Though we all know politicians who’ve run too many times, the reverse phenomenon – let’s call it “the Hamlet syndrome” – can also apply. Facing the risks of running for higher office, even well-qualified candidates sometimes prevaricate.
So it was in 1992, when Democrats had a clear opening, with President George H.W. Bush under fratricidal assault from the Republican right. The contest was widely expected to come down to Mario Cuomo, popular three-term New York governor and scion of New Deal politics in the state that invented it, against Bill Clinton, the charismatic rising star of the “third way” movement, represented across the Atlantic by British Labor Prime Minister Tony Blair.
Except the contest never happened. Cuomo agonized. On the last day of New Hampshire primary filing, a plane warmed up in Albany to fly the governor north – then shut down.
Cuomo dropped out, Clinton was elected, and the Democratic Party marched rightward toward an imagined “center,” with consequences still unfolding. Cuomo lost his re-election bid two years later; New Yorkers knew he’d quit.
A less dramatic example closer to home is Chellie Pingree, Maine’s 1st District Congresswoman. While keeping a low profile, Pingree has become a quietly effective representative under House Speaker Nancy Pelosi’s tutelage.
While Pelosi is often underrated, she’s the one congressional leader who has Donald Trump’s number, thwarting him time and again. Had Pingree played her cards differently, she could have been receiving Pelosi’s blessing in a race for the U.S. Senate – not just Massachusetts Rep. Joe Kennedy, in a huge primary battle against incumbent Sen. Ed Markey.
Pingree has had bad luck. Just two years after her election in 2008 – when her Democratic predecessor, Tom Allen, stepped down to run, unavailingly, against Sen. Susan Collins – Republicans took the House majority and didn’t relinquish it until 2018, midway through Trump’s reign.
Like Margaret Chase Smith, Bill Hathaway, Bill Cohen and Olympia Snowe – who all made the leap – Pingree knows a Senate race is the path to advancement for a small-state representative. She’s had two chances.
The first was 2012, when Snowe, a true Republican moderate, tired of the gridlock and stepped down. Pingree was well-positioned, but publicly hesitated. Former Gov. Angus King jumped in, and Pingree stayed put; perhaps she wasn’t ready.
That can’t apply this year, as Collins unaccountably seeks a record fifth term. Despite disavowing Trump before the 2016 election, she’s running again with Trump atop the ticket.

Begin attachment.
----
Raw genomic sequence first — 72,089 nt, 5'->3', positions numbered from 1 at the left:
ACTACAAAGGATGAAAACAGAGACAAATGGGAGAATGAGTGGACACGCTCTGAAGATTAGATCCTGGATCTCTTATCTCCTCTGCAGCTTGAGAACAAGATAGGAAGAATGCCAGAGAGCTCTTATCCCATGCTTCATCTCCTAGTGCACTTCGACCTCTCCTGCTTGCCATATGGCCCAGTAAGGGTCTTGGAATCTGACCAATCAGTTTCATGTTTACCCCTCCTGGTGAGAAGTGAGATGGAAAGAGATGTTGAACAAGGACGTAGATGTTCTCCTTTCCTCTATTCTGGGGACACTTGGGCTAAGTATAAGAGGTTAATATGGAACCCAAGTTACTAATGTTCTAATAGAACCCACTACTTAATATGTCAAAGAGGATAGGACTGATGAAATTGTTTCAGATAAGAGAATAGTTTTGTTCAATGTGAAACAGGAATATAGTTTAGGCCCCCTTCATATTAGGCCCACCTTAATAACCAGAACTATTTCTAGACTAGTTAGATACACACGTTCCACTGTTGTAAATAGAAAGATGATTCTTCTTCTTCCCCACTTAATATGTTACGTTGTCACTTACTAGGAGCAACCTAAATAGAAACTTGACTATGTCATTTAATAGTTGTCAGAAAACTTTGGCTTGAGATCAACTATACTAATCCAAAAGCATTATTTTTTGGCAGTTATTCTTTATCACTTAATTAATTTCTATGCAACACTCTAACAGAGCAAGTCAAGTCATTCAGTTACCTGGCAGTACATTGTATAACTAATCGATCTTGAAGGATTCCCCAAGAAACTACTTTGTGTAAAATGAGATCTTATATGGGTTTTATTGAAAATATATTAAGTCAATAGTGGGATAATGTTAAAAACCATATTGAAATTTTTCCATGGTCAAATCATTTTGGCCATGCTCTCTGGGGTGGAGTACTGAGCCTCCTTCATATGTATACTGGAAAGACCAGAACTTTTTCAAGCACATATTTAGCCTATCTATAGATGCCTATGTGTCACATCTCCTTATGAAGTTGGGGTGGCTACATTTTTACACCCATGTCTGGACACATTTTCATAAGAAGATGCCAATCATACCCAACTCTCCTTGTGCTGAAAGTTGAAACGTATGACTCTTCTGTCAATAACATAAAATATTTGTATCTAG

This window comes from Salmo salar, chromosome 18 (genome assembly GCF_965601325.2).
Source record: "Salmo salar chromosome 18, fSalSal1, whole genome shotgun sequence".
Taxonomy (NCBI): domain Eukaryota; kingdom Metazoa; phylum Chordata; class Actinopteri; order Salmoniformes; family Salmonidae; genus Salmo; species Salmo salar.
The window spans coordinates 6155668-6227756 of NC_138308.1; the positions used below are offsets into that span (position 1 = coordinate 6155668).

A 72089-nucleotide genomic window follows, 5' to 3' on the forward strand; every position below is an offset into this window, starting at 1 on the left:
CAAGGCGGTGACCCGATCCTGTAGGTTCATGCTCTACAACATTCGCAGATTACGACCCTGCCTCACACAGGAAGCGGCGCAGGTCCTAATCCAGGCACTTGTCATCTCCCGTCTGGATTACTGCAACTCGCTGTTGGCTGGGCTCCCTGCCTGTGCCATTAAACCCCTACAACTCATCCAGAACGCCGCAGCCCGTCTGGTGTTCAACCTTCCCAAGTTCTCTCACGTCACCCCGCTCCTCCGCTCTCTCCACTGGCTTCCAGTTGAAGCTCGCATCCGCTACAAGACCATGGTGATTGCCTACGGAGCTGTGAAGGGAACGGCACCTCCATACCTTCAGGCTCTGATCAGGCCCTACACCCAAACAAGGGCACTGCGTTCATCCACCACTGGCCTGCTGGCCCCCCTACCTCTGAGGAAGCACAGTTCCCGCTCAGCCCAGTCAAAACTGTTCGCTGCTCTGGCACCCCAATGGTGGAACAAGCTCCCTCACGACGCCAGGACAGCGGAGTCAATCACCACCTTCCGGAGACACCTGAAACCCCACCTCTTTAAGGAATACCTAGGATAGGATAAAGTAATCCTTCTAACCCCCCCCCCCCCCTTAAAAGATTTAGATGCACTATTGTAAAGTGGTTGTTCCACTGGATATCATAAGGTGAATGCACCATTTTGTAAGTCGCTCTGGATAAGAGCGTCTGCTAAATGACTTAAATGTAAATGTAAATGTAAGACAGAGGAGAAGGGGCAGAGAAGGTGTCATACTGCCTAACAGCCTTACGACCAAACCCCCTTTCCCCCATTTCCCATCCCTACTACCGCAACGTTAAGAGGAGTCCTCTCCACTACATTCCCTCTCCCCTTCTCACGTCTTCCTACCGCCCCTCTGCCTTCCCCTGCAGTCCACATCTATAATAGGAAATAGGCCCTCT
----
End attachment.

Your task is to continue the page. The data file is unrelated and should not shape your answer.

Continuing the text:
Collins’s main opponent, Maine House Speaker Sara Gideon, is slightly ahead, but if Pingree were the Democratic nominee, it wouldn’t be close. Gideon’s still trying to figure out the rules of engagement, despite tens of millions spent on her behalf; Pingree knows.
Compare responses to one of the campaign’s biggest issues – the post office crisis – after Trump’s minion, Louis DeJoy, threw a monkey wrench into the delivery system just months before the election.
Gideon headlined a small business roundtable in Augusta featuring complaints about LeJoy’s meddling, but struggled to “differentiate her position” from Collins’s, according to reporters.
Collins, too, supports money for the post office, though her caucus leader, Majority Leader Mitch McConnell, won’t even bring up the House-passed bill. Gideon didn’t mention the heart of the problem: the 2006 Postal Accountability and Enhancement Act, passed by acclamation at a time when Collins chaired the relevant Senate subcommittee.
The law, passed just two years before the 2008 financial meltdown that sharply reduced mail volume, saddled the Postal Service with a fictitious, $5 billion-a-year “pre-funding” requirement for health benefits that no other federal agency has.
Pelosi’s House-passed measure repeals “pre-funding,” but Collins hasn’t supported it. Eventually, Gideon may improve, but Pingree wouldn’t have flubbed her lines.
Pingree, denouncing DeJoy’s changes, told the Wall Street Journal, “It’s hard to see how this isn’t just a big scam to dismantle the Post Office under the guise of saying, ‘We’re reorganizing it.’ ”
Not to be outdone, Sen. King said, “The Postmaster General’s appearances before Congress have betrayed his lack of knowledge about the USPS” – he didn’t know the price of a First Class stamp – “and shown his indifference towards the challenges Americans are facing as a result . . . Inexcusable.”
Yes, candidates can learn in office after being elected. In this nearly millennial year, though, it would have been better to have a choice between experienced lawmakers.
Chellie Pingree may have missed her moment. She’s 65, and younger Democrats will be running by 2024, when King has told friends he expects to step down, at age 80.
Contrary to legend, Hamlet did finally act. Yet sometimes, in the fleeting glow of electability, there isn’t another chance.
Douglas Rooks, a Maine editor, reporter, opinion writer and author for 35 years, has published books about George Mitchell, and the Maine Democratic Party. He welcomes comment at [email protected]
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